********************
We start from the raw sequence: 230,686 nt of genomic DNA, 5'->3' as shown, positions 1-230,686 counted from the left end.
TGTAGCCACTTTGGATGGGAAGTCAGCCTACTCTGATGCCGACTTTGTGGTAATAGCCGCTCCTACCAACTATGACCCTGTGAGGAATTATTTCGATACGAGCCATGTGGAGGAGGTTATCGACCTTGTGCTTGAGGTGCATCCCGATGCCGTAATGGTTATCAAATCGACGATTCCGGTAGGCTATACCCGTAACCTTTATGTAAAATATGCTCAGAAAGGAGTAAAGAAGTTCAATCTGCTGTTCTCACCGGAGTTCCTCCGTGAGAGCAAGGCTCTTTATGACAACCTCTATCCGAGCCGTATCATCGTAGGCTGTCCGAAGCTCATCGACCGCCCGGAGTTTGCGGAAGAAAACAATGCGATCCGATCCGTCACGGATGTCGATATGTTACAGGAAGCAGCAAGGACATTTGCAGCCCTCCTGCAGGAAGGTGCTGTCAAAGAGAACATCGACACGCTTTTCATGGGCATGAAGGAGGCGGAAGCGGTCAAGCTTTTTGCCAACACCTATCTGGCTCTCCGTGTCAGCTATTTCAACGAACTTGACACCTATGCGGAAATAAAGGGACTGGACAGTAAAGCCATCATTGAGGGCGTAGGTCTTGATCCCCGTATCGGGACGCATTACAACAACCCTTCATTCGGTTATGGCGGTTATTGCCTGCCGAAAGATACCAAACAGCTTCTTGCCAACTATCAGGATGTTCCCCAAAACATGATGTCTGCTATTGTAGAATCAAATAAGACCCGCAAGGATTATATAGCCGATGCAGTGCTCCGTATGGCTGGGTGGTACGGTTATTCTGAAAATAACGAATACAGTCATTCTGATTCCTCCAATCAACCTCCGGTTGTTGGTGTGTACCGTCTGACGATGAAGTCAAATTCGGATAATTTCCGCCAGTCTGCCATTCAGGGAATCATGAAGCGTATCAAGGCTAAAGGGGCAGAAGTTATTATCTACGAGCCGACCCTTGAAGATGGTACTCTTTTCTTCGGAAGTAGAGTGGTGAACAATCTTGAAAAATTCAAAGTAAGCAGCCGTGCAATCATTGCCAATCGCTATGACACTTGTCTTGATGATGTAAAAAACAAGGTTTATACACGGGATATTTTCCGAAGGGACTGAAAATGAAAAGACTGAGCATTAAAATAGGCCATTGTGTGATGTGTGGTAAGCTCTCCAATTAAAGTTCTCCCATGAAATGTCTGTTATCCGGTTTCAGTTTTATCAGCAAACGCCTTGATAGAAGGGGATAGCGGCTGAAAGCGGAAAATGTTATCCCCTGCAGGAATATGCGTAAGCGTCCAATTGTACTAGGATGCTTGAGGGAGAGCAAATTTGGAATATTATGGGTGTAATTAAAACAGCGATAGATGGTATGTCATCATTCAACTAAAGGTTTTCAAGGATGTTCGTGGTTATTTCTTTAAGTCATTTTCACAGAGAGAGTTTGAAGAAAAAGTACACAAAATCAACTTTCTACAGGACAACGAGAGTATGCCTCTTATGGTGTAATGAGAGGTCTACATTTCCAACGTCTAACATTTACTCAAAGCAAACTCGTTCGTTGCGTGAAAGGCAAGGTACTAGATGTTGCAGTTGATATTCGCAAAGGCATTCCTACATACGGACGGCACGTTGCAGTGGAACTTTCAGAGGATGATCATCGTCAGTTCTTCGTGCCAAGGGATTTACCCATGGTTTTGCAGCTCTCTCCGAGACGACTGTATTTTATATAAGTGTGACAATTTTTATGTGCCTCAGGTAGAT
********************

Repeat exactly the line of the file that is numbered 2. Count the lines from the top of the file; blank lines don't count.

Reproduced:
TGTAGCCACTTTGGATGGGAAGTCAGCCTACTCTGATGCCGACTTTGTGGTAATAGCCGCTCCTACCAACTATGACCCTGTGAGGAATTATTTCGATACGAGCCATGTGGAGGAGGTTATCGACCTTGTGCTTGAGGTGCATCCCGATGCCGTAATGGTTATCAAATCGACGATTCCGGTAGGCTATACCCGTAACCTTTATGTAAAATATGCTCAGAAAGGAGTAAAGAAGTTCAATCTGCTGTTCTCACCGGAGTTCCTCCGTGAGAGCAAGGCTCTTTATGACAACCTCTATCCGAGCCGTATCATCGTAGGCTGTCCGAAGCTCATCGACCGCCCGGAGTTTGCGGAAGAAAACAATGCGATCCGATCCGTCACGGATGTCGATATGTTACAGGAAGCAGCAAGGACATTTGCAGCCCTCCTGCAGGAAGGTGCTGTCAAAGAGAACATCGACACGCTTTTCATGGGCATGAAGGAGGCGGAAGCGGTCAAGCTTTTTGCCAACACCTATCTGGCTCTCCGTGTCAGCTATTTCAACGAACTTGACACCTATGCGGAAATAAAGGGACTGGACAGTAAAGCCATCATTGAGGGCGTAGGTCTTGATCCCCGTATCGGGACGCATTACAACAACCCTTCATTCGGTTATGGCGGTTATTGCCTGCCGAAAGATACCAAACAGCTTCTTGCCAACTATCAGGATGTTCCCCAAAACATGATGTCTGCTATTGTAGAATCAAATAAGACCCGCAAGGATTATATAGCCGATGCAGTGCTCCGTATGGCTGGGTGGTACGGTTATTCTGAAAATAACGAATACAGTCATTCTGATTCCTCCAATCAACCTCCGGTTGTTGGTGTGTACCGTCTGACGATGAAGTCAAATTCGGATAATTTCCGCCAGTCTGCCATTCAGGGAATCATGAAGCGTATCAAGGCTAAAGGGGCAGAAGTTATTATCTACGAGCCGACCCTTGAAGATGGTACTCTTTTCTTCGGAAGTAGAGTGGTGAACAATCTTGAAAAATTCAAAGTAAGCAGCCGTGCAATCATTGCCAATCGCTATGACACTTGTCTTGATGATGTAAAAAACAAGGTTTATACACGGGATATTTTCCGAAGGGACTGAAAATGAAAAGACTGAGCATTAAAATAGGCCATTGTGTGATGTGTGGTAAGCTCTCCAATTAAAGTTCTCCCATGAAATGTCTGTTATCCGGTTTCAGTTTTATCAGCAAACGCCTTGATAGAAGGGGATAGCGGCTGAAAGCGGAAAATGTTATCCCCTGCAGGAATATGCGTAAGCGTCCAATTGTACTAGGATGCTTGAGGGAGAGCAAATTTGGAATATTATGGGTGTAATTAAAACAGCGATAGATGGTATGTCATCATTCAACTAAAGGTTTTCAAGGATGTTCGTGGTTATTTCTTTAAGTCATTTTCACAGAGAGAGTTTGAAGAAAAAGTACACAAAATCAACTTTCTACAGGACAACGAGAGTATGCCTCTTATGGTGTAATGAGAGGTCTACATTTCCAACGTCTAACATTTACTCAAAGCAAACTCGTTCGTTGCGTGAAAGGCAAGGTACTAGATGTTGCAGTTGATATTCGCAAAGGCATTCCTACATACGGACGGCACGTTGCAGTGGAACTTTCAGAGGATGATCATCGTCAGTTCTTCGTGCCAAGGGATTTACCCATGGTTTTGCAGCTCTCTCCGAGACGACTGTATTTTATATAAGTGTGACAATTTTTATGTGCCTCAGGTAGAT